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M[oses] Younglove to MVB, 8 December 1828

Honord Sir

The extensive progress of the antiMasons at the recent Election is unexpected considering the imperfection of their incipient Organ^iz^ation, Candidate, &c. but from its magnitude & the relative circumstances I think we may apprehend that at future Elections for Legislators Govrs. &c. they being reinforced better organized &c. will command the balance of party ^or be a preponderating party by themselves^ in this State attest, unless the Stroke can be seasonably parried by some public measure. What the horrid fate of Morgan, by an extensive combination of Masons, has illicited has roused the attention & sensibilities of Many masons as well as the public in general to the partial & dangerous nature of some of the traits of that institution & combination & from the publications disclosures &c. Set on foot at Le Roy & other circumstances I think it is evident that no enforcement of the material secrets of that craft can again be effectually ^applied^ inforced, so generally sensible are Masons of this & of the trivial levity of the whole art that they are numerously joining the Anti Masons & I have in these parts heard leading Masons express their wish for its discontinuance & I who am not a Mason am of their Opinion which I hope may gradually prevail, but meanwhile if I was Govr. I would officially recommend to the Legislature some measure of such a tendency & I think every sensible Mason must cordially acquiesce & I think ^too^ no time should be lost. Perhaps little more would be necessary than an act, which I think has been once ^moved^ in our Legislature, prohibiting unofficial & concealed oaths.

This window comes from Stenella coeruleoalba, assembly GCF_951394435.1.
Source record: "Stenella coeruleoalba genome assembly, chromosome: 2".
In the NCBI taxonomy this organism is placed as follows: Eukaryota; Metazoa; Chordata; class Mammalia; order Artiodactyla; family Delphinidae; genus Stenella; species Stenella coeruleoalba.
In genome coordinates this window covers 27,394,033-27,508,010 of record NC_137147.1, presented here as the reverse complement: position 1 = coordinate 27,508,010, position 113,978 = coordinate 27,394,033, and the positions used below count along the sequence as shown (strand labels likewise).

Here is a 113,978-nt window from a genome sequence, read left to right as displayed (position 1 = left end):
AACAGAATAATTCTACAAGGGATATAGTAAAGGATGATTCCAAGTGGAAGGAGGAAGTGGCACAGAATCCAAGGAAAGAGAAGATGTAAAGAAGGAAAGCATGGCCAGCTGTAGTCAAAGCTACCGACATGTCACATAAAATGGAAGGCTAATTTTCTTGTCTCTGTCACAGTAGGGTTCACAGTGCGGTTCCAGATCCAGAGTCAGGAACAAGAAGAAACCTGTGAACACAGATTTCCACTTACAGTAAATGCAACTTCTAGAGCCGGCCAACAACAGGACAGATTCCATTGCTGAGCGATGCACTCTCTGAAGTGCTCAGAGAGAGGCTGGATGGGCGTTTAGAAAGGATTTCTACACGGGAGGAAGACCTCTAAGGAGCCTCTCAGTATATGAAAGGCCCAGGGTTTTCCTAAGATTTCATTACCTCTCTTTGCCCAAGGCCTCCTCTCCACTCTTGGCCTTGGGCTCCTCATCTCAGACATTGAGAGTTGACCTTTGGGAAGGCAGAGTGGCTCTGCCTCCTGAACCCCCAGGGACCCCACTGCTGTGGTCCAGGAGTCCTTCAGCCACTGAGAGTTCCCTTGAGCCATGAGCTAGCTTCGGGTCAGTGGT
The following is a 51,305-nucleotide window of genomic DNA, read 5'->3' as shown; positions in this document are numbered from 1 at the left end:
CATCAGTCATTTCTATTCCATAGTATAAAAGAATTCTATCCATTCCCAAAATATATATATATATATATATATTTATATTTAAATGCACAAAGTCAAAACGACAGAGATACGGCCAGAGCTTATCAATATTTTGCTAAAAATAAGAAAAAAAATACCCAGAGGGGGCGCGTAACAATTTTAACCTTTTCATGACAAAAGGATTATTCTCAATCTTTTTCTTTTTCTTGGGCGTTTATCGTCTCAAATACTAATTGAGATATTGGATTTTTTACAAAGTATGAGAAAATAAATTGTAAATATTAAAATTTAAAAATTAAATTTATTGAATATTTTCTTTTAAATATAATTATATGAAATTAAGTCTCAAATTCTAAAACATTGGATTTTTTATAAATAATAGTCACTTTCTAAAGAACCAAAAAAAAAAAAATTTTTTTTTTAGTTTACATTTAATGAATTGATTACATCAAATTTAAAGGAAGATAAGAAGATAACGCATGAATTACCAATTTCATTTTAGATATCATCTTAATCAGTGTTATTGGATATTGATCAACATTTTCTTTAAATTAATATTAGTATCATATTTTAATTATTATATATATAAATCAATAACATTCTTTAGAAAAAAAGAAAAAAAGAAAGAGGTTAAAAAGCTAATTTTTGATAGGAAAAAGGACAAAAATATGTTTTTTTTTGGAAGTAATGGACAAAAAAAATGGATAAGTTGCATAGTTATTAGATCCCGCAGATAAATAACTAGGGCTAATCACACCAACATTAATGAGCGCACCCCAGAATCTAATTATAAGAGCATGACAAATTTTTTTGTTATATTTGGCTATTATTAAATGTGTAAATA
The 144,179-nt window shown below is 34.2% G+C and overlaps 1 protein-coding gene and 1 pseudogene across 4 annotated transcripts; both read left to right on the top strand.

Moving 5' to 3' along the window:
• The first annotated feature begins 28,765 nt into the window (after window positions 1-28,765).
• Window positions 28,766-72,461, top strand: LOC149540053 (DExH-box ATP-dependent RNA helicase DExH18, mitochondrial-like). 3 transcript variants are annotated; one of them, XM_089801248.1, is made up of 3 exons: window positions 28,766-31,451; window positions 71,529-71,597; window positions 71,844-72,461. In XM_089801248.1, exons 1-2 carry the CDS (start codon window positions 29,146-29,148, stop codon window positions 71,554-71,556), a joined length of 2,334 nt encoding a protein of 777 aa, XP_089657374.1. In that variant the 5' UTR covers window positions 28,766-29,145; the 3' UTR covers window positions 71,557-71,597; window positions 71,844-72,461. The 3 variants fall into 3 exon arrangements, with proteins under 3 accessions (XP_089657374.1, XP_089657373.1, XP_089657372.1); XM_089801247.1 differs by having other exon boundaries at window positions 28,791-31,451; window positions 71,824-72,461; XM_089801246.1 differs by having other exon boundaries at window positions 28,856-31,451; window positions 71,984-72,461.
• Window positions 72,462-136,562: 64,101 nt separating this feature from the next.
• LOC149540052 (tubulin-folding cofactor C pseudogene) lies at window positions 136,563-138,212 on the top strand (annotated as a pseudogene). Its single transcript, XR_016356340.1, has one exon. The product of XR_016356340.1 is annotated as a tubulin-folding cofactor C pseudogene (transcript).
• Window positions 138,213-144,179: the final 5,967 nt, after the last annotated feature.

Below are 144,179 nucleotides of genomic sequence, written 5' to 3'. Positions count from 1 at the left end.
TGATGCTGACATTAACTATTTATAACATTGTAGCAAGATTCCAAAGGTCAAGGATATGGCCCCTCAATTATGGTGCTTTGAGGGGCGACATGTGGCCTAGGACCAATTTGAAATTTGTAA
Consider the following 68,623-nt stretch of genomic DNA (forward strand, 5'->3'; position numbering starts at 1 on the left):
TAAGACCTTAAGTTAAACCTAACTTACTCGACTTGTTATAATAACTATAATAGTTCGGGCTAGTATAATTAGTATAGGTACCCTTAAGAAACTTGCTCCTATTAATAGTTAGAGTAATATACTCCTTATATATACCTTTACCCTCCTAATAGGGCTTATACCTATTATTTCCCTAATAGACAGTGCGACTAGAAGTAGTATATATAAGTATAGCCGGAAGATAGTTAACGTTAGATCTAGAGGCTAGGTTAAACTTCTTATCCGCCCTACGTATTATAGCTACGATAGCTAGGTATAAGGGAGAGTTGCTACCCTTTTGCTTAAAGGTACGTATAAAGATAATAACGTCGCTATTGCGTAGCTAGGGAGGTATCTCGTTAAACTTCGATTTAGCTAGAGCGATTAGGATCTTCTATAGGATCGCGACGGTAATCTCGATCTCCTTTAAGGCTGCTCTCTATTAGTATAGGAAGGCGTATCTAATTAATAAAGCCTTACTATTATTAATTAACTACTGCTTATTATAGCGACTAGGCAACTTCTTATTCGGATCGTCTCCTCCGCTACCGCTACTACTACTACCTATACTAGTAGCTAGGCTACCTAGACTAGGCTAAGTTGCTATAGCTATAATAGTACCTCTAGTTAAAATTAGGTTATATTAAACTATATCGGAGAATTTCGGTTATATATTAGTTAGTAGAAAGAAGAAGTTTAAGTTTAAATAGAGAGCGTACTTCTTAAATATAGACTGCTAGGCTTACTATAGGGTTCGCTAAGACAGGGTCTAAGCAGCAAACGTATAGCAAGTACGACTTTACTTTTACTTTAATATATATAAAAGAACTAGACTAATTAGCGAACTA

But I am old and decayed in Mind & send this secretly with deference to your more competent judgment.


M. Younglove

Source: DLC Library of Congress
Collection: MVB Papers (DLC)
Series: Series 5 (1 January 1825-3 March 1829)